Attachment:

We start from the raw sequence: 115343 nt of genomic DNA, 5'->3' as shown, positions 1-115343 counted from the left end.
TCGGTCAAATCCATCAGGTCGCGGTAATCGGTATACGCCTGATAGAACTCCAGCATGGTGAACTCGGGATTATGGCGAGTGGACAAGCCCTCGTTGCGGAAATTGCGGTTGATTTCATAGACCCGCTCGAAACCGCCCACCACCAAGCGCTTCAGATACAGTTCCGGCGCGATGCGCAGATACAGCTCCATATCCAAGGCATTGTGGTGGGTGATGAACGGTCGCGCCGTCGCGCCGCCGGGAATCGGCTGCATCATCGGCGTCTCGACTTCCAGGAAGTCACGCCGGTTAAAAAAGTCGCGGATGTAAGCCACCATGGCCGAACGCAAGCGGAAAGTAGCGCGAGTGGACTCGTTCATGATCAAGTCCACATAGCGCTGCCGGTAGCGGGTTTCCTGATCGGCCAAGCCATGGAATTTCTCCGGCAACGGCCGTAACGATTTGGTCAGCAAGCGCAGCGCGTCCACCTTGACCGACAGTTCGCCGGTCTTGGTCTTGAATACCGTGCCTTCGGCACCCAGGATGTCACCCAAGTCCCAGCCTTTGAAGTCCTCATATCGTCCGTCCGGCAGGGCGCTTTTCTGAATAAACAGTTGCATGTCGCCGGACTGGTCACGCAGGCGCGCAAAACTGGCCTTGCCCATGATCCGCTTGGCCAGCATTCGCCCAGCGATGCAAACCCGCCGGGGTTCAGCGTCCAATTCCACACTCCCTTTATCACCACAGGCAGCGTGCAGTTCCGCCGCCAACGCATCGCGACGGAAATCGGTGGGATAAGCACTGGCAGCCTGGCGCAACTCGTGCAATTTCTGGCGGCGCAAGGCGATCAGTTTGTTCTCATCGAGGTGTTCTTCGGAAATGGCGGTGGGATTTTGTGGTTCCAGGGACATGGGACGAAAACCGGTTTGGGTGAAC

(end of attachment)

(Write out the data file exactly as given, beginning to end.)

We start from the raw sequence: 115343 nt of genomic DNA, 5'->3' as shown, positions 1-115343 counted from the left end.
TCGGTCAAATCCATCAGGTCGCGGTAATCGGTATACGCCTGATAGAACTCCAGCATGGTGAACTCGGGATTATGGCGAGTGGACAAGCCCTCGTTGCGGAAATTGCGGTTGATTTCATAGACCCGCTCGAAACCGCCCACCACCAAGCGCTTCAGATACAGTTCCGGCGCGATGCGCAGATACAGCTCCATATCCAAGGCATTGTGGTGGGTGATGAACGGTCGCGCCGTCGCGCCGCCGGGAATCGGCTGCATCATCGGCGTCTCGACTTCCAGGAAGTCACGCCGGTTAAAAAAGTCGCGGATGTAAGCCACCATGGCCGAACGCAAGCGGAAAGTAGCGCGAGTGGACTCGTTCATGATCAAGTCCACATAGCGCTGCCGGTAGCGGGTTTCCTGATCGGCCAAGCCATGGAATTTCTCCGGCAACGGCCGTAACGATTTGGTCAGCAAGCGCAGCGCGTCCACCTTGACCGACAGTTCGCCGGTCTTGGTCTTGAATACCGTGCCTTCGGCACCCAGGATGTCACCCAAGTCCCAGCCTTTGAAGTCCTCATATCGTCCGTCCGGCAGGGCGCTTTTCTGAATAAACAGTTGCATGTCGCCGGACTGGTCACGCAGGCGCGCAAAACTGGCCTTGCCCATGATCCGCTTGGCCAGCATTCGCCCAGCGATGCAAACCCGCCGGGGTTCAGCGTCCAATTCCACACTCCCTTTATCACCACAGGCAGCGTGCAGTTCCGCCGCCAACGCATCGCGACGGAAATCGGTGGGATAAGCACTGGCAGCCTGGCGCAACTCGTGCAATTTCTGGCGGCGCAAGGCGATCAGTTTGTTCTCATCGAGGTGTTCTTCGGAAATGGCGGTGGGATTTTGTGGTTCCAGGGACATGGGACGAAAACCGGTTTGGGTGAAC